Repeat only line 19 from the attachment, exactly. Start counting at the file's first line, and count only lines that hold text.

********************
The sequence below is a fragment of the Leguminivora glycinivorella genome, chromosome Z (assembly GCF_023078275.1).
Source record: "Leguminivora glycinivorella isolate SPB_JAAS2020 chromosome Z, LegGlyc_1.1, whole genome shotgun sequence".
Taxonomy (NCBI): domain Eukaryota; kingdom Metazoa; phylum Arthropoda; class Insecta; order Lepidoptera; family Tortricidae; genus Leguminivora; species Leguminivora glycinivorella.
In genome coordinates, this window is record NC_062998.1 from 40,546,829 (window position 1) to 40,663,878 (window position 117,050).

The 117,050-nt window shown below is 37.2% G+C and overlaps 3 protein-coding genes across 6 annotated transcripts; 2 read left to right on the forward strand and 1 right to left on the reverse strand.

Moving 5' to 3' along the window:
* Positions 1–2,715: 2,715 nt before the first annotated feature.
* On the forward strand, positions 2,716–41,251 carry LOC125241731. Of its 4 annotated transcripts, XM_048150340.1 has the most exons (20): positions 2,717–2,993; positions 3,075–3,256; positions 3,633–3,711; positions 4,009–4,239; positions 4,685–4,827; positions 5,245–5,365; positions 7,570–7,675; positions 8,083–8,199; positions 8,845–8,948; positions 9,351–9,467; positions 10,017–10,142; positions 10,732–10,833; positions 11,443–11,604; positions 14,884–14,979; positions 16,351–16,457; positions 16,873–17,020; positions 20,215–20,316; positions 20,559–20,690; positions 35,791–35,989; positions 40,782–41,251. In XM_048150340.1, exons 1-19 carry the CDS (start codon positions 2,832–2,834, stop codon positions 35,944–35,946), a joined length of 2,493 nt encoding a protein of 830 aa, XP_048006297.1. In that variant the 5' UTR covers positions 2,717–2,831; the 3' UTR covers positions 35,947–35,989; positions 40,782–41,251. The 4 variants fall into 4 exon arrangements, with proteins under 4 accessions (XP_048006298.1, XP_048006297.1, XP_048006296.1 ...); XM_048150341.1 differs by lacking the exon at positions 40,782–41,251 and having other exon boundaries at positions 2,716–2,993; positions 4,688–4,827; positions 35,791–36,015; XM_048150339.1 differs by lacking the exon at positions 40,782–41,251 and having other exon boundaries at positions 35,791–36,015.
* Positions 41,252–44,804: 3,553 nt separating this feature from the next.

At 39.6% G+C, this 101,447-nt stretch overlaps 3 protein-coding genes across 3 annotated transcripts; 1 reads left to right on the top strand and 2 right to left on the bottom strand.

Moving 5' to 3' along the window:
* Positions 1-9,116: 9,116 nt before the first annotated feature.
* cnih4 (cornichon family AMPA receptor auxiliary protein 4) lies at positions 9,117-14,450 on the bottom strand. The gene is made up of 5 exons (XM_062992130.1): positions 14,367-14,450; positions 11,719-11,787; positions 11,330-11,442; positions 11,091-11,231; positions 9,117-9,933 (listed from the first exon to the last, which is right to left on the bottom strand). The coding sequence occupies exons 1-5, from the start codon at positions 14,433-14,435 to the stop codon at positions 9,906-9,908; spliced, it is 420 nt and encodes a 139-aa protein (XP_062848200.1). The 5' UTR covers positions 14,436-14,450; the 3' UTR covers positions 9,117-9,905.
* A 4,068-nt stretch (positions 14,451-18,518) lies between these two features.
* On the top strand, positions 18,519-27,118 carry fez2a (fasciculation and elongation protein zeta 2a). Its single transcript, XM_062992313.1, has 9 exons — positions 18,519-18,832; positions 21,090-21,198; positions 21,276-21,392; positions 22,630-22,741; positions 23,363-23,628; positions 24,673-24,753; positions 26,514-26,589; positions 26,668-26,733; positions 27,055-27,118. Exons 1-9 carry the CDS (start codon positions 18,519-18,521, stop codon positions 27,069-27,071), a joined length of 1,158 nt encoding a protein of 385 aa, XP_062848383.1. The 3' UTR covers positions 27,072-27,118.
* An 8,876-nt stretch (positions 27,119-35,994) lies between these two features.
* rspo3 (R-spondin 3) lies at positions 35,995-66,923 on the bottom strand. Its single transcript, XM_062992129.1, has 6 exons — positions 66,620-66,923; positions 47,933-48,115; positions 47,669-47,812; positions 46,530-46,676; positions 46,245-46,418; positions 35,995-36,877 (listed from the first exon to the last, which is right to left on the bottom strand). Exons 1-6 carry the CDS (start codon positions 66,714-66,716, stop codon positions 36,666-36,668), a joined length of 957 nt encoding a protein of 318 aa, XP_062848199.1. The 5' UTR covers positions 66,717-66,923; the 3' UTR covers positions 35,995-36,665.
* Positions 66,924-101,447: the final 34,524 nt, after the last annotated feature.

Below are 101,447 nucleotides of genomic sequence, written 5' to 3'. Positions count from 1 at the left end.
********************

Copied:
Below are 101,447 nucleotides of genomic sequence, written 5' to 3'. Positions count from 1 at the left end.